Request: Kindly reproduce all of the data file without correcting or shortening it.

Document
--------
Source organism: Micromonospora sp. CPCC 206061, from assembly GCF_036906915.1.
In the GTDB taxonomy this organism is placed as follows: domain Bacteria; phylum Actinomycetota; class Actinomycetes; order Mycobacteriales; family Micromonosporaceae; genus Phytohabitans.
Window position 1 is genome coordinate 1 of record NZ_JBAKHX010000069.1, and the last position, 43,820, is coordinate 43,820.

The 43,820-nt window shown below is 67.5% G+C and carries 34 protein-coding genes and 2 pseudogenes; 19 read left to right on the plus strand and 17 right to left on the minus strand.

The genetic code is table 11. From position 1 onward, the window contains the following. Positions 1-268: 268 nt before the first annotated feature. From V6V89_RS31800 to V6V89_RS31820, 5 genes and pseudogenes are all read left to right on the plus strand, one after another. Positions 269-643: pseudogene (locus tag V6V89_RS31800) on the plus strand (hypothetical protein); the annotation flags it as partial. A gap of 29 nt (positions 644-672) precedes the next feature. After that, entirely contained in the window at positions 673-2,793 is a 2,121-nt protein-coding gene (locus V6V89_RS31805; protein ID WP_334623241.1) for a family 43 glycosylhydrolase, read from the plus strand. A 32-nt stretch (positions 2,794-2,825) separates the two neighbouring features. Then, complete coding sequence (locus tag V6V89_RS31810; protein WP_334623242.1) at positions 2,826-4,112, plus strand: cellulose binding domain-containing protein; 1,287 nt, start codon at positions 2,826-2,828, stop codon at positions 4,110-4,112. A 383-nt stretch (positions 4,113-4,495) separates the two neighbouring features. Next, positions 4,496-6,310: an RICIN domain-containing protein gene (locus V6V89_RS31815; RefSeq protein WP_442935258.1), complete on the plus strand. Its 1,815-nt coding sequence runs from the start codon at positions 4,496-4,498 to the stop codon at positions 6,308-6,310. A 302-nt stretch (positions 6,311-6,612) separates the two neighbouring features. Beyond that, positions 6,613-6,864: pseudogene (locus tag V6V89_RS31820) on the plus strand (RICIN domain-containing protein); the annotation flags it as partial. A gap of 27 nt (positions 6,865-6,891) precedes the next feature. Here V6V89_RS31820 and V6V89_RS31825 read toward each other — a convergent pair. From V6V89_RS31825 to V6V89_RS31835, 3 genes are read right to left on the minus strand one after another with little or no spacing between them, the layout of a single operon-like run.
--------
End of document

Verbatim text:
Source organism: Micromonospora sp. CPCC 206061, from assembly GCF_036906915.1.
In the GTDB taxonomy this organism is placed as follows: domain Bacteria; phylum Actinomycetota; class Actinomycetes; order Mycobacteriales; family Micromonosporaceae; genus Phytohabitans.
Window position 1 is genome coordinate 1 of record NZ_JBAKHX010000069.1, and the last position, 43,820, is coordinate 43,820.

The 43,820-nt window shown below is 67.5% G+C and carries 34 protein-coding genes and 2 pseudogenes; 19 read left to right on the plus strand and 17 right to left on the minus strand.

The genetic code is table 11. From position 1 onward, the window contains the following. Positions 1-268: 268 nt before the first annotated feature. From V6V89_RS31800 to V6V89_RS31820, 5 genes and pseudogenes are all read left to right on the plus strand, one after another. Positions 269-643: pseudogene (locus tag V6V89_RS31800) on the plus strand (hypothetical protein); the annotation flags it as partial. A gap of 29 nt (positions 644-672) precedes the next feature. After that, entirely contained in the window at positions 673-2,793 is a 2,121-nt protein-coding gene (locus V6V89_RS31805; protein ID WP_334623241.1) for a family 43 glycosylhydrolase, read from the plus strand. A 32-nt stretch (positions 2,794-2,825) separates the two neighbouring features. Then, complete coding sequence (locus tag V6V89_RS31810; protein WP_334623242.1) at positions 2,826-4,112, plus strand: cellulose binding domain-containing protein; 1,287 nt, start codon at positions 2,826-2,828, stop codon at positions 4,110-4,112. A 383-nt stretch (positions 4,113-4,495) separates the two neighbouring features. Next, positions 4,496-6,310: an RICIN domain-containing protein gene (locus V6V89_RS31815; RefSeq protein WP_442935258.1), complete on the plus strand. Its 1,815-nt coding sequence runs from the start codon at positions 4,496-4,498 to the stop codon at positions 6,308-6,310. A 302-nt stretch (positions 6,311-6,612) separates the two neighbouring features. Beyond that, positions 6,613-6,864: pseudogene (locus tag V6V89_RS31820) on the plus strand (RICIN domain-containing protein); the annotation flags it as partial. A gap of 27 nt (positions 6,865-6,891) precedes the next feature. Here V6V89_RS31820 and V6V89_RS31825 read toward each other — a convergent pair. From V6V89_RS31825 to V6V89_RS31835, 3 genes are read right to left on the minus strand one after another with little or no spacing between them, the layout of a single operon-like run.